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The Independent Online
MRS MARGARET Withers has written from Launceston, with an intriguing observation:

"Apologising for leading someone into the mire in a wood in Devon yesterday, I recalled recent features regarding how many words people who live in the Arctic have for `snow', and I asked him how many words he thought the English might have for such muddy places. `More than a hundred in Devon alone' he replied."

Well such an assertion had to be put to the test, so I loaded my trusty CD-Rom of the Oxford English Dictionary and asked it for all the words including "mud" in their definition. The results were astounding. There is clabber (or clauber), cloam, cokyr-mete, fanc, groot, grummel, gutter, limus, lutulence, moil, slabber, sleck, leech, slike, slip, slobber, slubber, slutch and sposh, all of which just mean mud (though some are stickier than others, and others are softer than some). If you are looking for a muddy adjective, you may choose from clabbery, coenose, fenny, glaury, grooty, grouty, gumly, guttery, miry, mudly, pudgyroily, slaky, slobby, slumpy, slutchy, suddy or troublous, among others.

In all there are 111 words with "muddy" in their definitions, and 313 whose definitions include the word "mud".

Here is a short glossary of muddy gems in our language:

antigropelos: coverings to protect legs against wet mud

bedrabble: make wet and dirty with mud and rain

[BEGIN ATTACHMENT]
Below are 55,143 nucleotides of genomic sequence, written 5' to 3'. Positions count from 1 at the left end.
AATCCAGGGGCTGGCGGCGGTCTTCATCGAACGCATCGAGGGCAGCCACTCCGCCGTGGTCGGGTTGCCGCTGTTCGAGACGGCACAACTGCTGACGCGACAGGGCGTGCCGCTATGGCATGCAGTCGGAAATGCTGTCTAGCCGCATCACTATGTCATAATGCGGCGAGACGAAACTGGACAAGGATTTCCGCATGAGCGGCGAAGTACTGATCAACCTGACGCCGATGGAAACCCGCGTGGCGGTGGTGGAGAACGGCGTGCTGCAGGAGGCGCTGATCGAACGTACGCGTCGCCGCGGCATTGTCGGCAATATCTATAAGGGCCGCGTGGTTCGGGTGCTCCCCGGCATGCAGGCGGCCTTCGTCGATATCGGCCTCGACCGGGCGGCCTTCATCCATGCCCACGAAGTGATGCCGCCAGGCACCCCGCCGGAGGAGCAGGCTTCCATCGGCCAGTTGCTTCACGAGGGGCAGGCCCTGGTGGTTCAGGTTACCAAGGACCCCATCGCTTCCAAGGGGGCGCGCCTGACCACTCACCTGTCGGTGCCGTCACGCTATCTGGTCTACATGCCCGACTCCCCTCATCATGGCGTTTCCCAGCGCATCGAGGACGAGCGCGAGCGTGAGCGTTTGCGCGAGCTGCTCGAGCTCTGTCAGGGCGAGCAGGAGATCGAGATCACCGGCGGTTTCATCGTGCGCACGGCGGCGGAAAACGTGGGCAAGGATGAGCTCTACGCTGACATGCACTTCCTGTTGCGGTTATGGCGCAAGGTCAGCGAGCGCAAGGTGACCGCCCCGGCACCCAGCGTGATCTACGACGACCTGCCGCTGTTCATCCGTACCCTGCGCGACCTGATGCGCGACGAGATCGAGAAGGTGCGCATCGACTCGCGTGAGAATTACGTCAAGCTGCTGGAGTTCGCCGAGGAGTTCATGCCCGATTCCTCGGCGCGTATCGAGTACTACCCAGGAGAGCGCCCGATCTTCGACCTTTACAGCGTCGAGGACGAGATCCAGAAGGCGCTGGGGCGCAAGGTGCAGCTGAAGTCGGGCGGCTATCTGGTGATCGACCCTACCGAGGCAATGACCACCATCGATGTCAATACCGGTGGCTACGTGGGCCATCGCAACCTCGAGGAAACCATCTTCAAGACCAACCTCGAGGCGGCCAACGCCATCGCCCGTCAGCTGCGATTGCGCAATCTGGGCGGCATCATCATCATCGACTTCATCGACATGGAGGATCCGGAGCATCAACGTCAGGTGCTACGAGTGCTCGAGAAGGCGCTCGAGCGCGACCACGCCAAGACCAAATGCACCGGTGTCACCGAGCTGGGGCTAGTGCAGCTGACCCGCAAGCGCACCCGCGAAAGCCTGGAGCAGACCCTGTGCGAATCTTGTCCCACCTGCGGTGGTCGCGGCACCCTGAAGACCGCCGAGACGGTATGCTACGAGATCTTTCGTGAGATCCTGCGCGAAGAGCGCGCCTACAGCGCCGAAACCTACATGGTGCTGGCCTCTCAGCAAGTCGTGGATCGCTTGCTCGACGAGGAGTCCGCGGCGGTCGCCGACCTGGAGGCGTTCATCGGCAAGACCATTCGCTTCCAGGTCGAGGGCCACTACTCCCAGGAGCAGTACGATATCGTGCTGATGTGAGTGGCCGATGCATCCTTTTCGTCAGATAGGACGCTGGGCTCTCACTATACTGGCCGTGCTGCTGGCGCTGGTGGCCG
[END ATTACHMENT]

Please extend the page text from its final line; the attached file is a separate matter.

belag: clog with wet mud

belute: cover with mud

besmottered: spattered as with mud

blash: very liquid mud (or poor tea)

bymodered: smeared with mud

clart: sticky dirt or mud

clatty: of mud; mud-built

cod: mud from the bottom of a river

daggle: clog with wet mud

dash: bespatter with mud (hence a car's dash-board)

drabble: make wet and dirty by contact with mud

draggle-tail: skirts that drag through mud

dub: a muddy pool or puddle

fango: therapeutic mud from the thermal springs at Battaglia

flop: a mass of thin mud

gamash: leggings worn to protect against mud

gumbo: mud of the prairies

harl: an implement for raking mud

horse: a mud or sand bank

immud: bury in mud

limicolous: living in mud

limose: pertaining to the nature of mud

lutarious: inhabiting mud

moya: volcanic mud

muddish: somewhat muddy

oblimation: covering with mud

pelotherapy: applying mud to the body therapeutically

plonge: cleanse by stirring up mud so that water flow will carry it away

poach: plod through mud

poss: splash in mud

pudder: dabble in mud

pug: trample into a muddy mess

putty: sticky mud at the bottom of water

riley: thick turbid mud

slobland: muddy ground, especially on the seashore

slumgullion: muddy deposit in a mining sluice

soss: splash in mud

stabble: liquid mud caused by continuous traffic

stable: stick fast in mud

stog: to be stuck in mud

studdle: stir up water to make muddy

wasel: trample in mud

So the next time you are waseling on slobland and someone bedrabbles your gamash with clart, don't just stare with dismay at your besmottered antigropelos, but relish instead the linguistic diversity with which you may describe your dilemma.

And if anyone else ever tries to confound you with allegations about Eskimo words for snow, just look him straight in the eye and say: "They have nothing to match the 313 English words for mud, you know."